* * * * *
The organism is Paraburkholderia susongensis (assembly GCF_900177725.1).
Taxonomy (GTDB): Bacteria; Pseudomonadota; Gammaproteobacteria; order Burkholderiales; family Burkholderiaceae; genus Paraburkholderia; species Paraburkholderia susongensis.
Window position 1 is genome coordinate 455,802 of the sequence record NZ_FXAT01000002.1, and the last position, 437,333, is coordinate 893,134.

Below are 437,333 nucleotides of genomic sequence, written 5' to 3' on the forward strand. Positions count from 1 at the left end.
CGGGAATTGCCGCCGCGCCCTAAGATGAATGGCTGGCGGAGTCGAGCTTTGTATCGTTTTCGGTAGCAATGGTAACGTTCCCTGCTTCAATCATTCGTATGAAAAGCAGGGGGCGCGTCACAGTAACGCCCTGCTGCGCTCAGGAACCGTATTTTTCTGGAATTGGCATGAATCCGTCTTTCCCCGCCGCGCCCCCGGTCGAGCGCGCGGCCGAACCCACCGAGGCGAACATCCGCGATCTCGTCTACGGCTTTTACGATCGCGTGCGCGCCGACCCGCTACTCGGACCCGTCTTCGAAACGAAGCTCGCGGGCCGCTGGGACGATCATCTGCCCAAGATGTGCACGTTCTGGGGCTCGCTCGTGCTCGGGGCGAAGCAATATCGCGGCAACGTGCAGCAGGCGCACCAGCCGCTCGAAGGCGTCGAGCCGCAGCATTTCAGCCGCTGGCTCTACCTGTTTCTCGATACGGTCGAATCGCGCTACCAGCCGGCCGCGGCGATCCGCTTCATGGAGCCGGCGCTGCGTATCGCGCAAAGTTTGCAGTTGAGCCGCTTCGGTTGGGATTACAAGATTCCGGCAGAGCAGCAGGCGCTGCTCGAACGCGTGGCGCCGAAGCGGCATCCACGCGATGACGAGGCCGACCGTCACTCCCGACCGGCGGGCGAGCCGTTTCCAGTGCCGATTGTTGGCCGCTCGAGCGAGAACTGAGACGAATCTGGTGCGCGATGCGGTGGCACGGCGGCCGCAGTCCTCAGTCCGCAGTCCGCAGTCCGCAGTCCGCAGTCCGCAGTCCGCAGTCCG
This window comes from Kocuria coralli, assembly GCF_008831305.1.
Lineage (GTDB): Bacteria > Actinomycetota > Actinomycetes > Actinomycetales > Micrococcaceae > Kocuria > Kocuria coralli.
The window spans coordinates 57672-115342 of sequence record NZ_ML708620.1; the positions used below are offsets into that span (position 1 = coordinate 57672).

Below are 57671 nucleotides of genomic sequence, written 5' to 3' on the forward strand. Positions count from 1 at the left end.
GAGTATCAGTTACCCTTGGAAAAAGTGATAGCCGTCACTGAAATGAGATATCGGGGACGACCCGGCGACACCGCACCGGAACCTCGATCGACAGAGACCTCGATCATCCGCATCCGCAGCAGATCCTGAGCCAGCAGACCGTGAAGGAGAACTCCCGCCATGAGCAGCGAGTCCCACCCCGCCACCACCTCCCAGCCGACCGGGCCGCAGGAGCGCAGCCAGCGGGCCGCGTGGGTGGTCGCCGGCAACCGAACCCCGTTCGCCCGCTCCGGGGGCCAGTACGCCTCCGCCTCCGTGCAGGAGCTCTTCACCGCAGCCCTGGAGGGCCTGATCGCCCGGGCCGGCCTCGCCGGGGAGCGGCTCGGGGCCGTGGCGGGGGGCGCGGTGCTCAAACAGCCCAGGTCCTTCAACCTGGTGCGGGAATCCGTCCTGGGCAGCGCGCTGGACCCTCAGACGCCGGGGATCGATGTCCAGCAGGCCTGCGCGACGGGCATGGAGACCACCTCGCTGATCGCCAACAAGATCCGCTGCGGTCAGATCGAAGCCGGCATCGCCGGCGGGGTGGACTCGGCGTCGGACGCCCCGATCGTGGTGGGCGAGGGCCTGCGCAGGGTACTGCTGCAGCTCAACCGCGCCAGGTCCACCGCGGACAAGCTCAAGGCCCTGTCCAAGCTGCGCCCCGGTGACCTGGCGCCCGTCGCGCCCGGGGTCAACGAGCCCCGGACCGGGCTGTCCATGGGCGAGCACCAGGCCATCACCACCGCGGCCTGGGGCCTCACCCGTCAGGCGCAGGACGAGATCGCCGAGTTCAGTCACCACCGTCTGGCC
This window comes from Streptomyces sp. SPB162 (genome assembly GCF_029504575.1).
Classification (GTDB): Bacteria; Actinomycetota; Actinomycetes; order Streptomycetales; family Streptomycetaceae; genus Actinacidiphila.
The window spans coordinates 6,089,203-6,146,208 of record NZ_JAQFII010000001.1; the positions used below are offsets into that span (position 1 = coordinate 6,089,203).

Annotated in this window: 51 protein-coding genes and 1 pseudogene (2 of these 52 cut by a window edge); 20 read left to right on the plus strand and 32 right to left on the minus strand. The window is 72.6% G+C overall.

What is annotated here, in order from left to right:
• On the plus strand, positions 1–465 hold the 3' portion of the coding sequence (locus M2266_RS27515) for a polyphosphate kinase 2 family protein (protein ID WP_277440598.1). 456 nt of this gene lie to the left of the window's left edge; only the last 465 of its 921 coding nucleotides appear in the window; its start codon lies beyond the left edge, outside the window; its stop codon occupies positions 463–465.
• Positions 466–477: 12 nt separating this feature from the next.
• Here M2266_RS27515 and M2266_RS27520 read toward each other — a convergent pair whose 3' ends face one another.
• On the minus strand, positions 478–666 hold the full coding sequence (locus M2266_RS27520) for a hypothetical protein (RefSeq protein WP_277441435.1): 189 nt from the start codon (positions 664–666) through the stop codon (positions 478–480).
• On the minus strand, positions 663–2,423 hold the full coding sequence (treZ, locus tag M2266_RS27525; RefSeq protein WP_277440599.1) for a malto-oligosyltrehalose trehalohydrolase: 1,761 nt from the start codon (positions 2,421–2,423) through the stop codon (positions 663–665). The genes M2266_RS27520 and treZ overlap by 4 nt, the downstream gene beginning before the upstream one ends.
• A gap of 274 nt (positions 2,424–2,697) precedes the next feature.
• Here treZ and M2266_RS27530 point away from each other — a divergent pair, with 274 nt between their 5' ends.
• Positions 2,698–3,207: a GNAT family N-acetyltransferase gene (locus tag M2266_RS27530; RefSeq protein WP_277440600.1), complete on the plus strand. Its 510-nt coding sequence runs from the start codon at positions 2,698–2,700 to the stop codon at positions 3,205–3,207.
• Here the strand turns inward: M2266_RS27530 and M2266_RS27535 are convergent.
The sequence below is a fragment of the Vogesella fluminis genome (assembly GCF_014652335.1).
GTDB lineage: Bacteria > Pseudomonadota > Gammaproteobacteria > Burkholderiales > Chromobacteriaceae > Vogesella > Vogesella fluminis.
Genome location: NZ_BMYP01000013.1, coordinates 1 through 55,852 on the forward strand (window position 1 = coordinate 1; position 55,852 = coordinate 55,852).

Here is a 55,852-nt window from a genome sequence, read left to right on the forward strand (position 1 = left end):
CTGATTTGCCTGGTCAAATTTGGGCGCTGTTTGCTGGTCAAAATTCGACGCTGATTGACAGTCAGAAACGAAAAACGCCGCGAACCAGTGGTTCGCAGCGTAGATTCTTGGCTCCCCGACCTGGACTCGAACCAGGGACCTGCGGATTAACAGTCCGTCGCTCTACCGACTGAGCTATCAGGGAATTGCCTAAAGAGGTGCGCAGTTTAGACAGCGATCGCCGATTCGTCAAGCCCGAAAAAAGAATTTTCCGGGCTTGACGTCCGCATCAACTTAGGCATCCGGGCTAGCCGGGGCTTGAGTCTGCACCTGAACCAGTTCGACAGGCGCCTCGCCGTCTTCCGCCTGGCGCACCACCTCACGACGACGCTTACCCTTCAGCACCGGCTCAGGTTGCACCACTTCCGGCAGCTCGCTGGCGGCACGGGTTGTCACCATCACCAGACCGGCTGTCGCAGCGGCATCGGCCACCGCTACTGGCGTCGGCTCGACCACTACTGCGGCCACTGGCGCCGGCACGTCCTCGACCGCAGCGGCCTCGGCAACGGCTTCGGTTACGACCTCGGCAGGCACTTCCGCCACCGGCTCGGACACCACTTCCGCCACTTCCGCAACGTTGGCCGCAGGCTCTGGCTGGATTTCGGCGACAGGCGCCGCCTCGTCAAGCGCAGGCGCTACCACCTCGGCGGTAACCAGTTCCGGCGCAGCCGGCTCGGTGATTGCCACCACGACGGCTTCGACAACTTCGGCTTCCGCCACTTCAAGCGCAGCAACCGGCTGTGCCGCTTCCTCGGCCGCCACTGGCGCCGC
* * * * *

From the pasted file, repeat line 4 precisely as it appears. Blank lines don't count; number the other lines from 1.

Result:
Below are 437,333 nucleotides of genomic sequence, written 5' to 3' on the forward strand. Positions count from 1 at the left end.